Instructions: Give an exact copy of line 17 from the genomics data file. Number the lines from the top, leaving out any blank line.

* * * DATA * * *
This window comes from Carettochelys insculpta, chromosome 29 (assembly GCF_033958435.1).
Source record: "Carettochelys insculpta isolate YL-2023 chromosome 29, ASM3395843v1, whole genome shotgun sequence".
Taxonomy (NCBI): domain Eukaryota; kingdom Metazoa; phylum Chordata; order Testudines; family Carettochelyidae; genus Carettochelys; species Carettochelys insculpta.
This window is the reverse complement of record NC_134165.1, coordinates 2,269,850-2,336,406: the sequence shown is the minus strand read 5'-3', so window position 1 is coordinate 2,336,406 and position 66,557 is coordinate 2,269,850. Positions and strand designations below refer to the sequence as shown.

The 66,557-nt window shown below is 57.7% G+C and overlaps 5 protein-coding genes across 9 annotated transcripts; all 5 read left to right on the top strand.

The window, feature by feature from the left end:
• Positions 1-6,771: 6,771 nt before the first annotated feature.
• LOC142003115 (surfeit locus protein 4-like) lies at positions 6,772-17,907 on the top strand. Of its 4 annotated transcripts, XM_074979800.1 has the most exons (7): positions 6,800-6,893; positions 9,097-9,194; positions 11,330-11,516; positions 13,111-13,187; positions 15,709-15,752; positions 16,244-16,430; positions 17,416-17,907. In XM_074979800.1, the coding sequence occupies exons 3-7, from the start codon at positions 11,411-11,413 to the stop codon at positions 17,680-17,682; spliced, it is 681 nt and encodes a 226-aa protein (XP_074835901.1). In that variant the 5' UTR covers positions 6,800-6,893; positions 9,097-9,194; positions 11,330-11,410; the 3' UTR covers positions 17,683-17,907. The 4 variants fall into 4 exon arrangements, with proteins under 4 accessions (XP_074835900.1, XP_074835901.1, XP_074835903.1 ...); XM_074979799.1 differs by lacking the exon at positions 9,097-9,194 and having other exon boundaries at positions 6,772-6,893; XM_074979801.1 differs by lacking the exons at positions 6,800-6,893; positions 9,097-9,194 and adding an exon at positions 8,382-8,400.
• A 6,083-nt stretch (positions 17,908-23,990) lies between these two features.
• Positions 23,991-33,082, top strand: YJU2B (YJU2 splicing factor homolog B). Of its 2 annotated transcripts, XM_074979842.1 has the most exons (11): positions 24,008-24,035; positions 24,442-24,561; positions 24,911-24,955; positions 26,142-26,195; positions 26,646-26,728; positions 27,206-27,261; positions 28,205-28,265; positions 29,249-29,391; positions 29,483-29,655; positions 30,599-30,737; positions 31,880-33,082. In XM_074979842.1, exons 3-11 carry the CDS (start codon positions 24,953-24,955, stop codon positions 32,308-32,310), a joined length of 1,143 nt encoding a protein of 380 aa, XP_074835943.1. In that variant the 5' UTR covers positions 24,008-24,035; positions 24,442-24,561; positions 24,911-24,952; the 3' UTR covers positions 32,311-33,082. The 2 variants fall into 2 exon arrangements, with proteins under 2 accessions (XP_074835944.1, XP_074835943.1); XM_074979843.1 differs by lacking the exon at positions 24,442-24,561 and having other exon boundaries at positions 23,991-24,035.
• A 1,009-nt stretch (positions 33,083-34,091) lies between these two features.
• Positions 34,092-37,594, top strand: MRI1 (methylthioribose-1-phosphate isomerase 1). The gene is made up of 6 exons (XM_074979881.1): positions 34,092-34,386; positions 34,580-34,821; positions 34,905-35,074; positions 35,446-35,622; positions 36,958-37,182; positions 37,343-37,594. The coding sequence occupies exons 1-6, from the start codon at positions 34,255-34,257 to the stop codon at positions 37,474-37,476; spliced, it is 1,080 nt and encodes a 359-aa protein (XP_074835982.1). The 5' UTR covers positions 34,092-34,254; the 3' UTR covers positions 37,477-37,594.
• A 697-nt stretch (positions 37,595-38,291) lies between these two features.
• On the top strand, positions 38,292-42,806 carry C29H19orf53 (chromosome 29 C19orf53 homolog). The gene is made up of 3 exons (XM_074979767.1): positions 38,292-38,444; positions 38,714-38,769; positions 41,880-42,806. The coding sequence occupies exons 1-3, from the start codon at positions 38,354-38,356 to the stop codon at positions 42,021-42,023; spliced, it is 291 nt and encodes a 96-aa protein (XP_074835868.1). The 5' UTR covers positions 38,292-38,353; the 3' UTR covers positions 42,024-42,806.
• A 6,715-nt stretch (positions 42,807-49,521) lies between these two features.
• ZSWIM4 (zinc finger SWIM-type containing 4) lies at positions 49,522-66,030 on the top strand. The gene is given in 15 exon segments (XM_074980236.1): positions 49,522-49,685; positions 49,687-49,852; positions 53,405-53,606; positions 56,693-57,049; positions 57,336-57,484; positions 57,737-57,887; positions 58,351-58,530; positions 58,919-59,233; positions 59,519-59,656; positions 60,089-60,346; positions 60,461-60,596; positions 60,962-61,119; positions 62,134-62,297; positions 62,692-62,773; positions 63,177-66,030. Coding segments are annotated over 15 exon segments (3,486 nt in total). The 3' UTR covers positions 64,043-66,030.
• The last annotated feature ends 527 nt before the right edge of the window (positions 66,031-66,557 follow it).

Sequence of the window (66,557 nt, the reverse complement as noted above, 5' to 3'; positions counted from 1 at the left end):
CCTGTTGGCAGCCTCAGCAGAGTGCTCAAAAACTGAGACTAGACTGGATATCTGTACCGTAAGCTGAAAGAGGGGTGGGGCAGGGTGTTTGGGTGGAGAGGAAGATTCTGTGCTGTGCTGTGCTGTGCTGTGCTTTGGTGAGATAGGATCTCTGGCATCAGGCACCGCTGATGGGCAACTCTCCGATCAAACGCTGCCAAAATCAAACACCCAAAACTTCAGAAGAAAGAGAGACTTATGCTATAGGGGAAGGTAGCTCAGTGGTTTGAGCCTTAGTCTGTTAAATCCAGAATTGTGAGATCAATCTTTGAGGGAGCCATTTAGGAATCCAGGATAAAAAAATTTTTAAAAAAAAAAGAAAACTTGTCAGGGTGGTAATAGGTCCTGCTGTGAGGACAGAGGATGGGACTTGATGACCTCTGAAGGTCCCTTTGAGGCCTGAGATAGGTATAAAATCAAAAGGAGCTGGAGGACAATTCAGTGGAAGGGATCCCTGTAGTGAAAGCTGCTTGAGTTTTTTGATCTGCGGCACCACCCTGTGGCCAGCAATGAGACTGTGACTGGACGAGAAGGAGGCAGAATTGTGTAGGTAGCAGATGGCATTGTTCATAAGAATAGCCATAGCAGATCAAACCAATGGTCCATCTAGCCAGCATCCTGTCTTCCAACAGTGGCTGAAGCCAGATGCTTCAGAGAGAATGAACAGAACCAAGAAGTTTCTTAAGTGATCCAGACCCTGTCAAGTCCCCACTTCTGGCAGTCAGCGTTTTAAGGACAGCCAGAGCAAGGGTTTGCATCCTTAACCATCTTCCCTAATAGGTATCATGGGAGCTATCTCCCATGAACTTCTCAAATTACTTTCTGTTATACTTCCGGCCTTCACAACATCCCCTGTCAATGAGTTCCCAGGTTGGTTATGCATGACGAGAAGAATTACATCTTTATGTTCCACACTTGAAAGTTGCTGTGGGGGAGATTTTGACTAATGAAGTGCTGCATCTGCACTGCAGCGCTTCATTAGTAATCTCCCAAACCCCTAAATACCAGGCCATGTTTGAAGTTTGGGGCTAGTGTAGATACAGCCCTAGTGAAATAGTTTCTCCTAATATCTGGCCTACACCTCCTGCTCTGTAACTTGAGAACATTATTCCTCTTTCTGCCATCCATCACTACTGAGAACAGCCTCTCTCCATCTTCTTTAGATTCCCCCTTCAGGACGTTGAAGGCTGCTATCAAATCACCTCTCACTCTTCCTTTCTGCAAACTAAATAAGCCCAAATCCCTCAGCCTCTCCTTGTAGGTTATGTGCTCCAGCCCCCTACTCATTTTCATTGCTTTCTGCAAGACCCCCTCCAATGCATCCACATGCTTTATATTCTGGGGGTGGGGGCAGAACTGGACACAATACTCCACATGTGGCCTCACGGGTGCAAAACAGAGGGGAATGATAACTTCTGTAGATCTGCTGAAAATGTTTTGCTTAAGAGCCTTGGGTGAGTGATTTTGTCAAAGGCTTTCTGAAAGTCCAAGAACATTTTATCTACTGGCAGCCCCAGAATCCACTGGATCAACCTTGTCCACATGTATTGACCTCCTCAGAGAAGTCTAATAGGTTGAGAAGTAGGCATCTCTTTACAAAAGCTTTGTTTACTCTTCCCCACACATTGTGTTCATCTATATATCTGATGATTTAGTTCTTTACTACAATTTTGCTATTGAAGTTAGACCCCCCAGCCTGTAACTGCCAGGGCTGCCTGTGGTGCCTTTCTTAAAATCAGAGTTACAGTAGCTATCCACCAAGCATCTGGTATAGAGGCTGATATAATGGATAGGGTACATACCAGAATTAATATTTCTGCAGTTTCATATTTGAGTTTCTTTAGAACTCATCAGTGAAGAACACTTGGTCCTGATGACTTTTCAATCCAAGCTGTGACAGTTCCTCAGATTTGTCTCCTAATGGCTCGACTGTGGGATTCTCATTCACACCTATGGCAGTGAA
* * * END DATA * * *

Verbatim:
• The last annotated feature ends 527 nt before the right edge of the window (positions 66,031-66,557 follow it).